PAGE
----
Sustain
Project info

I strive to live a sustainable lifestyle. One of the choices I make to reduce my carbon footprint is to eat a predominately plant based diet and to grow my own produce. My husband and I grow fruits and vegetables in containers and a 4’ wide by 50’ raised beds at our small urban lot around our home. We grow much more food than we can consume at the time of harvest, so we preserve it with canning, freezing and drying and eat it through the fall and winter. Growing our own food eliminates the carbon emissions associated with the transit of produce. The vegetables we grow are much more delicious that what can be purchased at the local grocer because we can allow the fruits and vegetables to ripen on the plants. We use non-toxic and organic growing methods. This form of agriculture is beneficial for the pollinator insects and soil enhancing organisms. Also because there are no pesticides or waxes on the food, there is no need to peel vegetables. This increases the nutritional value of the food we eat. We also find the experience of gardening to be meditative and provide a sense of satisfaction in providing sustenance for ourselves.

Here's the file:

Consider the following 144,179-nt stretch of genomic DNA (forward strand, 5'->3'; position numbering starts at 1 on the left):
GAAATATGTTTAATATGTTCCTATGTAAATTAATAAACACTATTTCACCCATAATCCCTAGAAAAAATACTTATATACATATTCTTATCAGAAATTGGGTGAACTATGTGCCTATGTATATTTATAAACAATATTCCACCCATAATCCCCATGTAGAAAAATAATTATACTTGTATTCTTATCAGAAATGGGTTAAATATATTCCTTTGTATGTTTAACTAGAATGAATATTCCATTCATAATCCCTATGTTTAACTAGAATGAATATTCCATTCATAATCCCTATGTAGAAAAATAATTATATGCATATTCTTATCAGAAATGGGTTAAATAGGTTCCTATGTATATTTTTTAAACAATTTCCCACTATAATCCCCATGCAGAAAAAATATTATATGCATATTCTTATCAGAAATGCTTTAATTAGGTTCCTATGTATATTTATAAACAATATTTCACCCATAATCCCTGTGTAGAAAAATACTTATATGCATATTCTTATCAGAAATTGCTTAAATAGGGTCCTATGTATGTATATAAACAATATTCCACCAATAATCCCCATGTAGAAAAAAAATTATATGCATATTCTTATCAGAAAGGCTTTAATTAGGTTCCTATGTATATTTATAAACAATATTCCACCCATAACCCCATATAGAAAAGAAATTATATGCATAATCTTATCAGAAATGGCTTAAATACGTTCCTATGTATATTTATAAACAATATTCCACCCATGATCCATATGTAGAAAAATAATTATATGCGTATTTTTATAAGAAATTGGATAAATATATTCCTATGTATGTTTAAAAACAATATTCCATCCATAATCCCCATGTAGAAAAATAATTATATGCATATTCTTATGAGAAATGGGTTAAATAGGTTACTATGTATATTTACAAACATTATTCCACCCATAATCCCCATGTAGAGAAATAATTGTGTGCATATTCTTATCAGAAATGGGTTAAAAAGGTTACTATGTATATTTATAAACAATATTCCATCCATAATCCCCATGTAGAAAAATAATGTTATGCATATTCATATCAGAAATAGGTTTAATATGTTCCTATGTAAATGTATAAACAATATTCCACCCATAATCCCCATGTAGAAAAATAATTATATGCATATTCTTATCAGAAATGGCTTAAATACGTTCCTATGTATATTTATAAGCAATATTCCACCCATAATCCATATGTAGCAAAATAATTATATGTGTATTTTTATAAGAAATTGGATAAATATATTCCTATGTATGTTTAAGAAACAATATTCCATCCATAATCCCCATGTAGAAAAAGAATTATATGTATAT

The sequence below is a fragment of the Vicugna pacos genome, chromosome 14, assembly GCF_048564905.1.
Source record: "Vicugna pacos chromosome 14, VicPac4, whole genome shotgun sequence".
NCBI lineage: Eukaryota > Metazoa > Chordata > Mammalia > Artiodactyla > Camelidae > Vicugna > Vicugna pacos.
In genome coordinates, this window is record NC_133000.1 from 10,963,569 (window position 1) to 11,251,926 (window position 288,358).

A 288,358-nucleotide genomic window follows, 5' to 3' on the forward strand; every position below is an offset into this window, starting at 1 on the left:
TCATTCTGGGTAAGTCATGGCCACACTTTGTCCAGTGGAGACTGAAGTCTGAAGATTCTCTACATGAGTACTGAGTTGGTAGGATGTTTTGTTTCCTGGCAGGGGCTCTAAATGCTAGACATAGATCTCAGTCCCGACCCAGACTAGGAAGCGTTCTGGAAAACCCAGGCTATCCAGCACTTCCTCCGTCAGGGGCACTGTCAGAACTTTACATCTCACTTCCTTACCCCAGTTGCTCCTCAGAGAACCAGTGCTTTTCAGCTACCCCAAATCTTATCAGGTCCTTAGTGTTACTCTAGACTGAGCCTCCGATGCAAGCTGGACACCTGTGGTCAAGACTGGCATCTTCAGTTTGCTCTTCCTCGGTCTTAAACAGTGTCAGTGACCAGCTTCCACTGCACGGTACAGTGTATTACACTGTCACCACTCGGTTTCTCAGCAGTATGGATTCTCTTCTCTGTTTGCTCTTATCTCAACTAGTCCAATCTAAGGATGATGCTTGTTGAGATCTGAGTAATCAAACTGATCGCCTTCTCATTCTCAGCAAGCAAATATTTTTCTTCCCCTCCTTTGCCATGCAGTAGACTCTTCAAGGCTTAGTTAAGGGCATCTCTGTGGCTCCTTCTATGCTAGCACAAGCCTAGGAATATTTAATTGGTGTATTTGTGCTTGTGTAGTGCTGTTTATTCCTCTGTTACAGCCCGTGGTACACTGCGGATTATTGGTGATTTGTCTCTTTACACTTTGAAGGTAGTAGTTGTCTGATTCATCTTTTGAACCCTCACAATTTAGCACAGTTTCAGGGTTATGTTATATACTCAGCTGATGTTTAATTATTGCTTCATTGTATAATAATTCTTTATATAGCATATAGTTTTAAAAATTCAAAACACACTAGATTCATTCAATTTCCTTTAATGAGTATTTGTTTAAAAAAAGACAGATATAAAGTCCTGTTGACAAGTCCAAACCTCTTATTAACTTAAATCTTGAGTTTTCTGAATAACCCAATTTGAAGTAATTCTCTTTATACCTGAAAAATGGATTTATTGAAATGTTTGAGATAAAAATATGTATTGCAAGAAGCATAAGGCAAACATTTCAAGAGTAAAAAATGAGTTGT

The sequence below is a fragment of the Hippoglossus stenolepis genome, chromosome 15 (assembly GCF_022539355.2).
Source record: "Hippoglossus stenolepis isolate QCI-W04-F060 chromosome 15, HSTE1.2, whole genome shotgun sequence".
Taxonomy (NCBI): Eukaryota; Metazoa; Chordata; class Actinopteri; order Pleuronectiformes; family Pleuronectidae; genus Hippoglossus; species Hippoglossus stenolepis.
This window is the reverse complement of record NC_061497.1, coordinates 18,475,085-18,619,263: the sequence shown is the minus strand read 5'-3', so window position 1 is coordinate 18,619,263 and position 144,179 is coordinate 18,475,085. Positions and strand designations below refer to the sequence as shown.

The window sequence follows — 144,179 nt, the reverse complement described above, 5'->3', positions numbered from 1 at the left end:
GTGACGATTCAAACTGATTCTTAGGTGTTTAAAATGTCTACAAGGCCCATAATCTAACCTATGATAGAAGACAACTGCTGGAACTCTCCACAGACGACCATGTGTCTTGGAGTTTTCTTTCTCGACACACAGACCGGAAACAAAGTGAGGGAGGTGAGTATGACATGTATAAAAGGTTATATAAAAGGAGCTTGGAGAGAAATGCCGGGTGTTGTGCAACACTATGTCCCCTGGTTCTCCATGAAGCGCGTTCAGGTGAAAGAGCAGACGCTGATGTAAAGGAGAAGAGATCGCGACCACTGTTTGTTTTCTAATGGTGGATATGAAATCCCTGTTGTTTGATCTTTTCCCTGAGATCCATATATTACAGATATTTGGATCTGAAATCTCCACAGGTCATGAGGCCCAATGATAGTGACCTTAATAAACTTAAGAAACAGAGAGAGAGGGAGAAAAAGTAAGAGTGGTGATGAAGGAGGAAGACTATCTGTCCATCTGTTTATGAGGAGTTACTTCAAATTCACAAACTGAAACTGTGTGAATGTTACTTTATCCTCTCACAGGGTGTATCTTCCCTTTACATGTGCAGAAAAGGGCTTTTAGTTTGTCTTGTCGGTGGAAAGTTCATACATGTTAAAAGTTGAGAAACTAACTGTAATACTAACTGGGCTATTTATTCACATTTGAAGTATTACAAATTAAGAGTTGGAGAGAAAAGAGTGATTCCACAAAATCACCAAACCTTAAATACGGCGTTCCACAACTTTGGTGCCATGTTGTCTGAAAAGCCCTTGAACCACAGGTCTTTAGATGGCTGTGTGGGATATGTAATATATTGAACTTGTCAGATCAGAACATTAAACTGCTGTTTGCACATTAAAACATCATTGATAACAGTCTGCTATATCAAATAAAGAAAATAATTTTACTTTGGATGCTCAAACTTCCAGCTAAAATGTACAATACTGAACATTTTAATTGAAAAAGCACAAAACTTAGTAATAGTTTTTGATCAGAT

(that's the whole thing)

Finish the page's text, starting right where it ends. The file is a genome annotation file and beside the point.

These prints are handmade cyanotypes on 100% cotton paper. They are contact prints from 8" x 10" film camera negatives in an edition of 15. The prints are available for your collection in the acquire art section of the website. The watermark is for internet display only. The watermark is not on the actual artwork.

I began photographing the planting and harvesting of our garden as a way of sharing the benefits of growing some of your own food. The aesthetic I use in the work is intended to express a sense of nostalgia for a past time when many more people grew some of their own food in small plots in the back yard. I use large format cameras and produce prints using the 19th century Cyanotype process (blue prints) and hand painted silver gelatin prints. I also use a digital camera and with these images create unique image transfers on aluminum that recall the look of the Tintype, another 19th century process. I use lighting, framing and posing to express the beauty, unique variety and deliciousness of the fruits and vegetables that can be grown in a small urban space. I hope that my images will connect viewers with the pleasures and environmental benefits of eating home-grown food and inspire you to try it for yourself